Fiction, Reader, Television, Writing

The Role of the Storyteller

I watch Harry’s Law, partly because the character Harriett (Harry) Corn is not young and whip thin. She’s a criminal defense lawyer, who also owns the shoe store on the street level of her building, and is feisty as all get out. Sure, the story lines often stray from reality—no, on second thought, they’re probably as real as the scripted shows disguised as reality TV.

Anyway, I’m particularly glad I watched this week. One of the two cases in the episode concerned a British man under threat of extradition for a crime he’d committed twenty years earlier. In the years since, he’d moved to Cincinnati and bought a tea shop in a depressed neighborhood where he entertained his customers with tall tales.

Many of these customers came to court and testified in the shop owner’s behalf, saying how much he’d enriched their lives with his stories. In a moving defense to the judge, one of Harry’s associates illustrated how the man provided a humanitarian service to his community. He pointed out that the shop owner had taken his customers to places they’d never be able to go, given them adventures they’d never experience, made them laugh and given them hope.

I took that to heart. Since I published The Brevity of Roses, a  few people  have insinuated the book was beneath them, it was only a love story, fiction for the masses. Yeah. It’s fiction for real people. I won’t apologize for that. I’m real people. I won’t apologize for that either. I’m proud that I told my story to so many who let me know they liked it—loved it, even—and I’m happy I could transport them out of their life and into my imaginary world for a few hours.

So, I raise my cup to all the storytellers who’ve enriched my life. How small it would be without them. Won’t you join me?

22 thoughts on “The Role of the Storyteller”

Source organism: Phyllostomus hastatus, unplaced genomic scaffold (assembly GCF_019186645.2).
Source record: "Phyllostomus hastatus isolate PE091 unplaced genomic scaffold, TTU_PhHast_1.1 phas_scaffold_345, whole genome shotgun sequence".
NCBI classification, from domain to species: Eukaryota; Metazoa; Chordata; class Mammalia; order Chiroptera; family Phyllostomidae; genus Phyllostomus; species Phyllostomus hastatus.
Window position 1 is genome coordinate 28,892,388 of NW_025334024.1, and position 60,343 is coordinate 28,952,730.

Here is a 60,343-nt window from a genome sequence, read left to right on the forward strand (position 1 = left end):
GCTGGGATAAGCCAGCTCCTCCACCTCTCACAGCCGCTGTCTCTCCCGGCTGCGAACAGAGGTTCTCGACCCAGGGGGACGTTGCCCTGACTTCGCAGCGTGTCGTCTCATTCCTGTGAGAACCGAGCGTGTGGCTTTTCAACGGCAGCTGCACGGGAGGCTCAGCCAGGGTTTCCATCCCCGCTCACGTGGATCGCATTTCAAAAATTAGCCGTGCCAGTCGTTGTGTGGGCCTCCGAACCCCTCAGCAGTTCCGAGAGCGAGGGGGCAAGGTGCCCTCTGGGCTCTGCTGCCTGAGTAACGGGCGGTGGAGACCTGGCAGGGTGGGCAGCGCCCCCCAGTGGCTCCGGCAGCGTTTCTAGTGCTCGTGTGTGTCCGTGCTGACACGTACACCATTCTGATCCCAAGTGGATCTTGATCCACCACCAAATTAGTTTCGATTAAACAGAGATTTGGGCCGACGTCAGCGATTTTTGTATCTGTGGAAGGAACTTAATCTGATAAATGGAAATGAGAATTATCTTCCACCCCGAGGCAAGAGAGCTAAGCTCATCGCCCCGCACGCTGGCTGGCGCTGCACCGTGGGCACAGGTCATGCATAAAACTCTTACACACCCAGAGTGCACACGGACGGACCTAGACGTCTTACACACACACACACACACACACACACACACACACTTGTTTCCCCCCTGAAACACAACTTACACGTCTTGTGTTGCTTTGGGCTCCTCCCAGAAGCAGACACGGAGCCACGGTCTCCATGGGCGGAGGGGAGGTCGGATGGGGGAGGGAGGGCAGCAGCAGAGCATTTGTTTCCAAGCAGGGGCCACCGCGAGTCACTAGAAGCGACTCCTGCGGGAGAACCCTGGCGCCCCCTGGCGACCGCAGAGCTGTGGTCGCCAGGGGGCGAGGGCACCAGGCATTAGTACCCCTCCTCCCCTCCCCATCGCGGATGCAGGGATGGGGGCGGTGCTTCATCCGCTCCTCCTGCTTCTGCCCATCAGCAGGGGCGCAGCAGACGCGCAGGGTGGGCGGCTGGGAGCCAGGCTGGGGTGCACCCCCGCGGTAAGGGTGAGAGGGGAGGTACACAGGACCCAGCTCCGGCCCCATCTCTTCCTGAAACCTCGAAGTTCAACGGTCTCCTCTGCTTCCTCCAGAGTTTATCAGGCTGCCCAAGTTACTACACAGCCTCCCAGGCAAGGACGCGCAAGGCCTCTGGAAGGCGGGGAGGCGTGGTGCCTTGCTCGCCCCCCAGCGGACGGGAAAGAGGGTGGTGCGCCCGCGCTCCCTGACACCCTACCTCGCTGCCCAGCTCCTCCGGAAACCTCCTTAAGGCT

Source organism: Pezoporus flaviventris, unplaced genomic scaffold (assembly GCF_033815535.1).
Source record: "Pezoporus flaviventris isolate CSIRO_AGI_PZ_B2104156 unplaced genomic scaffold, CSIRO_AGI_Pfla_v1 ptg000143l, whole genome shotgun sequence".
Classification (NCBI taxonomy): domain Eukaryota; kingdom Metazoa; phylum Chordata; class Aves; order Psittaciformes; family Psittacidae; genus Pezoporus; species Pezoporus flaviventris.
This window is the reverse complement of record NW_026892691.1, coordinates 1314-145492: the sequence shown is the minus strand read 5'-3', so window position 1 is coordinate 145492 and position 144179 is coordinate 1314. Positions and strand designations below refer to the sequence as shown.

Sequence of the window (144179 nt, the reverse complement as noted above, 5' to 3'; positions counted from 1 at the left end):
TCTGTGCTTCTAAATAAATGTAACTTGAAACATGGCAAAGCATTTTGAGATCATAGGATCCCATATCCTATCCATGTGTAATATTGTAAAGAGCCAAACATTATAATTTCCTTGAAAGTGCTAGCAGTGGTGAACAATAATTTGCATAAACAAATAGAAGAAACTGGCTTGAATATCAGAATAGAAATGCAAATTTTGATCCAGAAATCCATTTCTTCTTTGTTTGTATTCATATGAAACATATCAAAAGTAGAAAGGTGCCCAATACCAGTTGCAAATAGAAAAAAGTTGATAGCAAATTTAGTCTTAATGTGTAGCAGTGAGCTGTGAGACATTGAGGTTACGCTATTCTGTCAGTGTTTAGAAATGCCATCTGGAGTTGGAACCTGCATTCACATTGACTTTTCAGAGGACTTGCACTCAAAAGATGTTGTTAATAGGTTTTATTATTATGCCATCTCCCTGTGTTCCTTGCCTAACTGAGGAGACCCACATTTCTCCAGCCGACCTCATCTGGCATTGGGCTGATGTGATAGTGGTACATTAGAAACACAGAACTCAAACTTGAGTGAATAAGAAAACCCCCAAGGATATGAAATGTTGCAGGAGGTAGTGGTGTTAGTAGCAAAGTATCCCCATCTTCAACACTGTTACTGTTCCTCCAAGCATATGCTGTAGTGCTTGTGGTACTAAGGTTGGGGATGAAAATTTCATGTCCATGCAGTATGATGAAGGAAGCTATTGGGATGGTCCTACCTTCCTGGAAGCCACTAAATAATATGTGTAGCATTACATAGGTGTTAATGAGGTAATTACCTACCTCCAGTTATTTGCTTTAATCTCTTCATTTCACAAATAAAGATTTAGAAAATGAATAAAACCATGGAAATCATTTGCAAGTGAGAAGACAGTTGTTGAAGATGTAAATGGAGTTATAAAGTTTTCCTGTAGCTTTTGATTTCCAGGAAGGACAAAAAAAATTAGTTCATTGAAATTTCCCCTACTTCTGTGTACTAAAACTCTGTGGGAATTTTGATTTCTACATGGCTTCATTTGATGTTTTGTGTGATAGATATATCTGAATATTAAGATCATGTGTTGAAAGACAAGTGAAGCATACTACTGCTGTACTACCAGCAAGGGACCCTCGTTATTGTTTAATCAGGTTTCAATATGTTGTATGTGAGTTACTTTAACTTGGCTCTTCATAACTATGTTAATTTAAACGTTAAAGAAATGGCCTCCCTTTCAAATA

1. Unfortunately the country is full of intellectual snobs who seem to think only the prize winning literature is worth their time. I say, fine with me. I read for entertainment, not to ponder the universe. That’s why I love writers like Jennifer Cruise and Janet Evanovich. I figure the real world is difficult enough without having to add to my worries. Life is too short. I read for enjoyment, I read to escape, I read to feel emotions different from my own. If I wanted to learn something every time I picked up a book, I’d go back to school. 🙂

    And speaking of reviews, don’t you just love the ones that start out with “I don’t usually read this genre but…” and then they give a bad review. WTF? How are you going to give a review on a book in a genre you don’t even like? I don’t get it. If you don’t like the genre, what makes you think you’re going to like this book. It’s just rude.

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    1. Woo-hoo! Dana’s on a rant! 😀

      Actually, I do learn something every time I read, maybe not a life-changing truth, but I take away something of value.

      I don’t get those reviews either. I wonder if it’s a result of the availability of so many free books. Some people can’t resist FREE and overload their readers with hundreds of books they would never have paid for. Obviously, some of them don’t even bother to read the description before they grab it, and then they almost seem angry that a book of a genre they don’t like ended up on their reader! Use a little sense, people.

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